Absolutely fascinating post over at Smart Football about the chess match going on between offensive coordinators successfully deploying spread offenses, defensive coordinators and their moves to get more speed on the field to counter spread attacks and offensive coordinators’ counters to those counters that’s well worth your time to read.
For example, take a look at this.
… Even if you don’t have a tight end in the program, start to develop one. Over 80 percent of coaches polled by X&O Labs attack odd defenses by using various tight end formations. Whether by using 11 personnel (one tight end, one back), 12 personnel (two tight ends, one backs), or 21 personnel (one tight end, two backs), the tight end is pivotal in the run game.
We’ve all seen how productive spread offenses like Oregon, Boise State and Florida have been within the last three years. What separates those teams from traditional spread teams is the implementation and execution of the tight end on normal downs. According to our research, using a tight end in spread personnel accounts for two valuable advantages:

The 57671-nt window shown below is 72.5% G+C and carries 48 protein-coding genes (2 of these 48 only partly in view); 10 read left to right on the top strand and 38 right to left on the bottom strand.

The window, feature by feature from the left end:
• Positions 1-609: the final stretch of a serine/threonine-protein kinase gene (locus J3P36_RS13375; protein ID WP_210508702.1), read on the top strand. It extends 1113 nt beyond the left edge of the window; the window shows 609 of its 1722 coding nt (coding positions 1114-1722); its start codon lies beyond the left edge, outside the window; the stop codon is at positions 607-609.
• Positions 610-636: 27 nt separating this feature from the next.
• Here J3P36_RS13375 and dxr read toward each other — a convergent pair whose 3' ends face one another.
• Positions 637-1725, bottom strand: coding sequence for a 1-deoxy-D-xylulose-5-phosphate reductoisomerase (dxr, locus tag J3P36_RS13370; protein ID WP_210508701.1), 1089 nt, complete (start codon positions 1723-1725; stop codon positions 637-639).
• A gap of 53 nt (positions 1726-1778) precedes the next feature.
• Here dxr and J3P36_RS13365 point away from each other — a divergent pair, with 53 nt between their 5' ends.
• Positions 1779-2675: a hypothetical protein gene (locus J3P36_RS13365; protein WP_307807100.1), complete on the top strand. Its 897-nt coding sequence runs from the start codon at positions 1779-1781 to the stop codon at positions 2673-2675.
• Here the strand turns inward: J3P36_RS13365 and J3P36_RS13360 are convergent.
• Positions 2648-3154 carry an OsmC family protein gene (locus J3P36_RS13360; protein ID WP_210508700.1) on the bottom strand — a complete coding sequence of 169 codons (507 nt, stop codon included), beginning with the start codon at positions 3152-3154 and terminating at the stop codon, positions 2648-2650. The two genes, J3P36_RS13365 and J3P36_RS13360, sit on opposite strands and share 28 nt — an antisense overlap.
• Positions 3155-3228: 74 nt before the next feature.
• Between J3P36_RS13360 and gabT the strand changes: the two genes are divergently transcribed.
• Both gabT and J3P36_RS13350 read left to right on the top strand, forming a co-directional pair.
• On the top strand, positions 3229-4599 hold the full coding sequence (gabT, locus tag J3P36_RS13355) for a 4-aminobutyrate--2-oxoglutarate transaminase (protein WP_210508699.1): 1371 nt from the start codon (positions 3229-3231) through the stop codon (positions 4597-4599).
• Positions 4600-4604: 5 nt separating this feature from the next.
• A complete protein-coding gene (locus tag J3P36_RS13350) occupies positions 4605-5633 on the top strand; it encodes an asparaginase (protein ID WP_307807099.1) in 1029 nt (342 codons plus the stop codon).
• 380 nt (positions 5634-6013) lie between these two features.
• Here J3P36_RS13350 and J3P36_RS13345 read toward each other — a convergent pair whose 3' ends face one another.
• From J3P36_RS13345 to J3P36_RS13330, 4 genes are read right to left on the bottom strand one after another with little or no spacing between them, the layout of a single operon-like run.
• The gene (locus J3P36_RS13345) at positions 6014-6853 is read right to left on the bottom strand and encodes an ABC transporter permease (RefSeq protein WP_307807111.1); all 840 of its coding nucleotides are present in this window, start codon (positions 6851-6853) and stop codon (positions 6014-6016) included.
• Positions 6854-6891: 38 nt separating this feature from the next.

1. It changes the structure of the defense: No longer can that safety/linebacker play in space, which is exactly what he wants to do. Now he’s forced to cover down on a bigger, stronger opponent giving you leverage to get to the alley.
2. It provides for an instant mismatch in the run game: Many of these hybrids don’t like to get their hands dirty. These types, who usually weigh in the 180-210 pound range, are forced to balance up and fit in the framework against bigger tight ends.
It’s definitely food for thought for those of us who believe that programs like Georgia’s which continue to run pro-style offenses have an advantage recruiting that position over spread teams. And that pro-style offenses offer the best way to attack three-down linemen defensive schemes with power running games.